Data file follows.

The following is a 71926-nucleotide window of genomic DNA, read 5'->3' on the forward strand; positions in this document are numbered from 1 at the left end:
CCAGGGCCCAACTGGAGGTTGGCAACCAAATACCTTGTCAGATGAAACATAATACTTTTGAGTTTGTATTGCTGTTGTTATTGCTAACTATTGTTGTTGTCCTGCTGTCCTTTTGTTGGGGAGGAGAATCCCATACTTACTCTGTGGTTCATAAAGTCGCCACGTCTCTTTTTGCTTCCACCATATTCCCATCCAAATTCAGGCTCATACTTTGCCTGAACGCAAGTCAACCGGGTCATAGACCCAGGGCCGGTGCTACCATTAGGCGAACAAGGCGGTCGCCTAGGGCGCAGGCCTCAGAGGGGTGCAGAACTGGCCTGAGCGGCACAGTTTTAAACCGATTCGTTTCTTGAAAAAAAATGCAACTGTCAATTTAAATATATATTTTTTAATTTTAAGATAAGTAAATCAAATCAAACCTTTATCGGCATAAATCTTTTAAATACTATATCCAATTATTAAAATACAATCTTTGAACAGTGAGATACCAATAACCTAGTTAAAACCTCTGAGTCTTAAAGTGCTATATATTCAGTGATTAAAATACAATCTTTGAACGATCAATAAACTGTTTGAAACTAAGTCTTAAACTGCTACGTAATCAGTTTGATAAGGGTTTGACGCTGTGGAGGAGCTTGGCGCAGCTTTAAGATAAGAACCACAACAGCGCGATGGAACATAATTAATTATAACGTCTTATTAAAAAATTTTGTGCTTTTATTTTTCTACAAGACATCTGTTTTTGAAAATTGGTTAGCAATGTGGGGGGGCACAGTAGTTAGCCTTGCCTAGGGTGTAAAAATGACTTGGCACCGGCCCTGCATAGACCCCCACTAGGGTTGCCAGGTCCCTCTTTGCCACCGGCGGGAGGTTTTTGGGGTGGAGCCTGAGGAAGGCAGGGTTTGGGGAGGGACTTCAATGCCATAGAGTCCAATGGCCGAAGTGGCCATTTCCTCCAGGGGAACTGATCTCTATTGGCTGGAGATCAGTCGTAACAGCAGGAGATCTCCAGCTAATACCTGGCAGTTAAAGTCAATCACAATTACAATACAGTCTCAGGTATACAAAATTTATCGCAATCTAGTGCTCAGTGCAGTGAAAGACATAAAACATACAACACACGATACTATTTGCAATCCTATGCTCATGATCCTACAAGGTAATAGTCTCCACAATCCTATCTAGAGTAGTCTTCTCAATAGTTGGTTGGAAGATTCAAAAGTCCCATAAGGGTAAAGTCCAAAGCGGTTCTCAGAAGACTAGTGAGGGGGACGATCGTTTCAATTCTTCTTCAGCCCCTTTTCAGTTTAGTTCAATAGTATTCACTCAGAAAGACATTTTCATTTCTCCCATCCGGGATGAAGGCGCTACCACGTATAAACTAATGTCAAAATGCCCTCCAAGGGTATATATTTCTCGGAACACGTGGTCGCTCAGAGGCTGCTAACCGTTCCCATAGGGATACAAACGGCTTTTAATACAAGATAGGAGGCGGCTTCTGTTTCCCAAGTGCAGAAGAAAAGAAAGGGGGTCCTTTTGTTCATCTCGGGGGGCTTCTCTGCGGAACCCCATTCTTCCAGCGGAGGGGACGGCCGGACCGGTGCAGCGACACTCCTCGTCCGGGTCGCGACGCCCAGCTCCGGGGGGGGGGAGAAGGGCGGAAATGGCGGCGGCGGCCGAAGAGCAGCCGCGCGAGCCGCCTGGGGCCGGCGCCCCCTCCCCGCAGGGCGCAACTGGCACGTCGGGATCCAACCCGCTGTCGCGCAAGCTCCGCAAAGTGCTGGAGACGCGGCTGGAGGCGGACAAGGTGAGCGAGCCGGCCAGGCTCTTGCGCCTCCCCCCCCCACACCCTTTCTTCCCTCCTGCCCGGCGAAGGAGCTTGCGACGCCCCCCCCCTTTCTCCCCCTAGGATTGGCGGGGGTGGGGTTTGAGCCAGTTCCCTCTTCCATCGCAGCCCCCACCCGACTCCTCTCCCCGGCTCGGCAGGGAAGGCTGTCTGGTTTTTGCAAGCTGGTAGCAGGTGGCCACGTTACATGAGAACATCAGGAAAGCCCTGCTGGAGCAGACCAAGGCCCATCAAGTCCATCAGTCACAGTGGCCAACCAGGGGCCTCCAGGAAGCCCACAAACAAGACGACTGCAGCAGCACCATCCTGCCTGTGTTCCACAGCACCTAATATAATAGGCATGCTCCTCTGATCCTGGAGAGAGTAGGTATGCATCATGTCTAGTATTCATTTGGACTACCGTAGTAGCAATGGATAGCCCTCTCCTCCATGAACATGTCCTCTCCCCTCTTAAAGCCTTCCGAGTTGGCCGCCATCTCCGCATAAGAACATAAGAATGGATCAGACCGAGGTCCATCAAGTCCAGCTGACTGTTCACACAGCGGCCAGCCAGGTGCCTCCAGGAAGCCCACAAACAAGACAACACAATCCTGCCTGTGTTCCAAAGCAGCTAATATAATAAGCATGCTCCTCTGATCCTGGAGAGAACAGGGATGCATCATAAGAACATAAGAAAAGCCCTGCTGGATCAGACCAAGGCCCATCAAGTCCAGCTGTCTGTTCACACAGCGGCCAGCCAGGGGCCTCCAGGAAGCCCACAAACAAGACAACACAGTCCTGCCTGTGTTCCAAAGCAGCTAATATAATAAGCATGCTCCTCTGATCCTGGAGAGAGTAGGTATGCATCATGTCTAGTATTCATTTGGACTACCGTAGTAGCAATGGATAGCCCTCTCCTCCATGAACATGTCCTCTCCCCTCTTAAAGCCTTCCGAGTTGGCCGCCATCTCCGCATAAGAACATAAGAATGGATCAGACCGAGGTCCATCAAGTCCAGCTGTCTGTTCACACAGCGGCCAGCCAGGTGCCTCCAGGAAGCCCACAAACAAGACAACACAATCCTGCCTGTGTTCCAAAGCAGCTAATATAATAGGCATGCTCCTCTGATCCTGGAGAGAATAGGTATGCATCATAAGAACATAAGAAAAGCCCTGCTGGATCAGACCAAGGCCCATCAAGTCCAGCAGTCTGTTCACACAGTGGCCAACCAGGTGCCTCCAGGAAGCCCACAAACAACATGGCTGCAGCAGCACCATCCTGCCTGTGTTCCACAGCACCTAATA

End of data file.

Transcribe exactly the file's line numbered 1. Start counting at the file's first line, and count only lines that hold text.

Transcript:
The following is a 71926-nucleotide window of genomic DNA, read 5'->3' on the forward strand; positions in this document are numbered from 1 at the left end: